India’s most venerable and well-known artist, the charismatic and flamboyant MF Husain (b. 1915) who tragically died as an ‘exile’ in London on Thursday (June 9) will remain a colossus of his times.

Born in Pandharpur  (Maharashtra) in very modest circumstances, the baby Maqbool lost his mother when he was barely two years old. (Is that why he was so drawn to the Mother Teresa image at a later stage in his life?) A natural aptitude with the paint brush saw the budding artist gravitate towards NS Bendre, then teaching at the Indore School of Art. Restless as he was, Husain soon moved to Bombay where he began his career as a calligraphist and painter of cinema hoardings. Paid a meager four annas per square foot at the time (sixteen annas made one rupee), Husain acquired that rare ability to confidently fill large spaces swiftly,  with visual panache – a quality that would remain a hallmark of the artist’s later oeuvre.

As he often recounted in later life, a fortuitous visit to Delhi in 1948, where a special exhibition was mounted at Rashtrapati Bhawan was a major punctuation in the evolution of his artistic sensibility. This eclectic show allowed Husain to internalize classical Indian art tradition and as the artist recalled  later: "The (Delhi)  exhibition left me both humbled and exhilarated. It was like scaling a mountain and then discovering a whole range of new mountains. Looking at the forms of the Gupta sculptures, experiencing the innocence of Indian folk art and seeing the rawness of colors in Basholi and Pahari paintings, I knew I had stumbled upon something priceless."

As a founder member of the Progressive Artists Group (PAG)   in Bombay in 1947, Husain along with his peers was trying to grapple with modernity and the weight of ‘western’ art that colonial rule had imposed. In one of his more reflective comments (1997), he noted of the PAG:  “Our concern was to evolve not only art as a profession to make a living, but to do serious research to evolve a language for Indian contemporary art. It had to be rooted in our culture and all the points of reference had to be ours, but it had to use modern techniques as well. There was no point in painting like Indian miniatures, or like Ajanta and Ellora.”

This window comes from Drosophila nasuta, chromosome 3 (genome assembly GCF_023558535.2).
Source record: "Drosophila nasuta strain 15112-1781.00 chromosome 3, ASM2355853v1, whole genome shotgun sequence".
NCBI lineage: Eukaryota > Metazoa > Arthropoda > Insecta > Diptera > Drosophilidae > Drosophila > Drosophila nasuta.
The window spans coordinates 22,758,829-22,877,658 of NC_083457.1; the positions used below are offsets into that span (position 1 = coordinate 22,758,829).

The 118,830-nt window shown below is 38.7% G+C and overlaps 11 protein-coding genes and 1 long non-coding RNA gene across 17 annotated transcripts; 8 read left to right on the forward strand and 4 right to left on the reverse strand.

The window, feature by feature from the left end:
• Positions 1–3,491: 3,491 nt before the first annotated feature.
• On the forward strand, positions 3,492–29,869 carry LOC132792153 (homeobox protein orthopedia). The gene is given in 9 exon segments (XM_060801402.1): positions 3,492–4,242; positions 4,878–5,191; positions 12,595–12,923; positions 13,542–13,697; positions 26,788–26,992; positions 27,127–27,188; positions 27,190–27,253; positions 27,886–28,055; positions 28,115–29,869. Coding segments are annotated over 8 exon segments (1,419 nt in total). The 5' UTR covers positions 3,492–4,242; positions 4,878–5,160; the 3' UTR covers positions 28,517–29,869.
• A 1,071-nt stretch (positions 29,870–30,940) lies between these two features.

Predictably, Husain was able to innovatively distill these three influences – classical Indian sculpture, the folk and the miniature, and leaven this with the prevailing modern sensibility a la Picasso and the Paris school. And a review of his staggering output – more than 11,000 paintings, murals and works of art, at last count, over 75 years– is testimony to this prolific and empathetic synthesis.

Husain was first noticed in 1955 as an artist of promise, when his painting 'Zameen' won the National Award – and is currently held by the NGMA. Progressively over the years, Husain’s distinctive painterliness won acclaim both in India and abroad and many awards came his way. His work spanned a wide spectrum and drew from the Indian epics, his early years, the Mother Teresa series, the famous horse paintings and various vignettes of contemporary India. More recently Husian was working on a 300 painting Ramayana series and often spoke about the deep reverence he had for the Indian epic tradition.

Ironically it was his depiction of Hindu deities that drew the ire of right wing groups in India – and abroad – that led to his self-imposed exile in 2006. Paintings done by Husain in the 1980’s and 1990’s that depicted Hindu goddesses  in what was seen as an ‘objectionable’ manner became the focus of  complex legal cases. Though the Supreme Court cleared Husain in 2008 and observed that the artist had not caused any offense to Hindus with his ‘Mother India’ painting – at age 90 plus Husain was advised to remain outside of India.

Controversy seemed to add to the allure of the flamboyant Husain and collectors were always scrambling to buy his work. Imitation and forgery is the sign of ‘arrival’ in the art world and today there are many fake Husains that are acquired by the more eager art lovers. For the record, in an end May auction in London, one of Husain’s untitled works was sold for Rs 1.23 crores.

India will mourn the passing away of its most accomplished artist but Husain’s life was celebratory in many ways. Imbued with a child-like enthusiasm for life in all its variegated colors, it is India that will remain permanently diminished for allowing such a gifted artist to die in ‘exile’. The texture and vibrancy of a confident and equitable democracy is embedded in the freedom it allows for its more creative citizens. In the case of MF Husain, both civil society and the Indian state will remain tainted.